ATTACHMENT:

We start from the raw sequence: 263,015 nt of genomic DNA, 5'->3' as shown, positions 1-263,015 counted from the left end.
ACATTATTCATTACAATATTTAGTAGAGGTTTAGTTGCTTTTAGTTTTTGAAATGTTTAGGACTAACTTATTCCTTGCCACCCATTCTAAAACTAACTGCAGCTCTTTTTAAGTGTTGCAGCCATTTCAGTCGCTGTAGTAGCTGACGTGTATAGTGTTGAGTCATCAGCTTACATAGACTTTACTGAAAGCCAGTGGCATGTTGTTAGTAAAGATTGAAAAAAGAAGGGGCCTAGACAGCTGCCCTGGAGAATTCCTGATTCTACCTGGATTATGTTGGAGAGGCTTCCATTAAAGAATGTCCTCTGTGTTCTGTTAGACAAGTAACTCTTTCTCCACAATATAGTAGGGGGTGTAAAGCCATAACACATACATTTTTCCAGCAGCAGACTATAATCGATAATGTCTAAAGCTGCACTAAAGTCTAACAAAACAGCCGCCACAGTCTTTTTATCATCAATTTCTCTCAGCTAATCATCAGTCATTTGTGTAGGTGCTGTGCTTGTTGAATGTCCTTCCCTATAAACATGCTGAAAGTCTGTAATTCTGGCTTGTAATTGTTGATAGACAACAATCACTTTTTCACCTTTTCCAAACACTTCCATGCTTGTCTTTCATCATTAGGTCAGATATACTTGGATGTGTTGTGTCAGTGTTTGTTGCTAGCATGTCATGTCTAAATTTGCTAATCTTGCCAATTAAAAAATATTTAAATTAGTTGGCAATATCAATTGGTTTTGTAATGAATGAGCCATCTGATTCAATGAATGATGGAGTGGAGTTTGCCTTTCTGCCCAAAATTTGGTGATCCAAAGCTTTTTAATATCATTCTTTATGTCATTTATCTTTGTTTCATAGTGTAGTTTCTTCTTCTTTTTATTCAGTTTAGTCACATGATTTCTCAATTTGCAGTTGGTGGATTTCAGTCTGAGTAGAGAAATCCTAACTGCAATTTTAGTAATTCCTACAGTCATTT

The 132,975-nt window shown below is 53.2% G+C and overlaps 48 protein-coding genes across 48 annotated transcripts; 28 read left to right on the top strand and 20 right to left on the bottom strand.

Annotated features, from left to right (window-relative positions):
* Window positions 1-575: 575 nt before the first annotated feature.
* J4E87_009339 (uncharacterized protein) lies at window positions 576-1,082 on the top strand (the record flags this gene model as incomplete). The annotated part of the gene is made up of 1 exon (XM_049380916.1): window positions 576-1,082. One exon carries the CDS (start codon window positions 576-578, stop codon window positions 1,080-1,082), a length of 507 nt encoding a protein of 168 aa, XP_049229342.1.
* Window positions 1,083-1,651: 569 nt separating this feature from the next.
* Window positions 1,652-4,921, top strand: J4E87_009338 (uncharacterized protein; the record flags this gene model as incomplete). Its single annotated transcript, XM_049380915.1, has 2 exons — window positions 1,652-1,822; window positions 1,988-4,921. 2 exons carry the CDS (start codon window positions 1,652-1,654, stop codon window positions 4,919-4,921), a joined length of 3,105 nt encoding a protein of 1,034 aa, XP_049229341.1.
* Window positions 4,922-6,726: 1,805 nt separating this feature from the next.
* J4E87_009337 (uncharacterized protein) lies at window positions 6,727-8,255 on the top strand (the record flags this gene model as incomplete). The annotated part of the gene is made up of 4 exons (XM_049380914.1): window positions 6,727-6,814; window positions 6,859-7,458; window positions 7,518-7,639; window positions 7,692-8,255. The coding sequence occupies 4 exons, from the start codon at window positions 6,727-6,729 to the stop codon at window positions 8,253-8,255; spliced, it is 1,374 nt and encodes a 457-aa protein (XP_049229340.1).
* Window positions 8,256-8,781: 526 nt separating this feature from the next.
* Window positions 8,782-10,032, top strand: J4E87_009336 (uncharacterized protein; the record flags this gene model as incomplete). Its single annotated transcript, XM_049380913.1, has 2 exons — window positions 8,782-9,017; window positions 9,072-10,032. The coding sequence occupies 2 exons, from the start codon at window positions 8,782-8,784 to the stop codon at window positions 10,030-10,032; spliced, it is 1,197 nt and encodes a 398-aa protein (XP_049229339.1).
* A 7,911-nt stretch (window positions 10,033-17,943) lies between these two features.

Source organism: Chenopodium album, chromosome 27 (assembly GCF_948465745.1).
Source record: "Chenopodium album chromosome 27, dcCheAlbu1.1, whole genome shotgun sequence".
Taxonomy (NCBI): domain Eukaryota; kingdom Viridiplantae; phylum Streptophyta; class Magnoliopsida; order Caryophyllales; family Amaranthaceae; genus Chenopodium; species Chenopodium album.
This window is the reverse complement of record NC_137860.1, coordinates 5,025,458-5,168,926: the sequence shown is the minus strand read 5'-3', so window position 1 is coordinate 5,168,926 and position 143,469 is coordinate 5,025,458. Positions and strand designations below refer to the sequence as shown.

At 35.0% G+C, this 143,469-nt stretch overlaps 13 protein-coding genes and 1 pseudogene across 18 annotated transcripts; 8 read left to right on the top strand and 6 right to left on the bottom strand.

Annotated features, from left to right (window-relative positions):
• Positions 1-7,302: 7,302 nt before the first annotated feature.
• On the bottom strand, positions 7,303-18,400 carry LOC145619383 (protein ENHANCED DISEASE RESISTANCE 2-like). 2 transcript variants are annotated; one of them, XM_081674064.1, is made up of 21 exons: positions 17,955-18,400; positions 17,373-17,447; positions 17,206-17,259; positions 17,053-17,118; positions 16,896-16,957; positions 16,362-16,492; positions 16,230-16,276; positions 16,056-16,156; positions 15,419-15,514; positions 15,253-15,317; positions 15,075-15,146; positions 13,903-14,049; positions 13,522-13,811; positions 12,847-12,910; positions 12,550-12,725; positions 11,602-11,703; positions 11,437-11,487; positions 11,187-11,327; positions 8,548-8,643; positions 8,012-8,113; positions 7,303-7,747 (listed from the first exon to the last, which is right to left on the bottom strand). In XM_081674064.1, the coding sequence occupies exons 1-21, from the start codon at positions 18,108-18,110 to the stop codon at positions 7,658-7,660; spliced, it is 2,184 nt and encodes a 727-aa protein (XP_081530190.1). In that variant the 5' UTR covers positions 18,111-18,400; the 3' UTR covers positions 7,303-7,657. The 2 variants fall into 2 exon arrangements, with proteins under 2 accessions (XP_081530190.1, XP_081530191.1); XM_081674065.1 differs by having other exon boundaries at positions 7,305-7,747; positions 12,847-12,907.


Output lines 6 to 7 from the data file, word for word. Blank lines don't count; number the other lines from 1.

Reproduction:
* J4E87_009339 (uncharacterized protein) lies at window positions 576-1,082 on the top strand (the record flags this gene model as incomplete). The annotated part of the gene is made up of 1 exon (XM_049380916.1): window positions 576-1,082. One exon carries the CDS (start codon window positions 576-578, stop codon window positions 1,080-1,082), a length of 507 nt encoding a protein of 168 aa, XP_049229342.1.
* Window positions 1,083-1,651: 569 nt separating this feature from the next.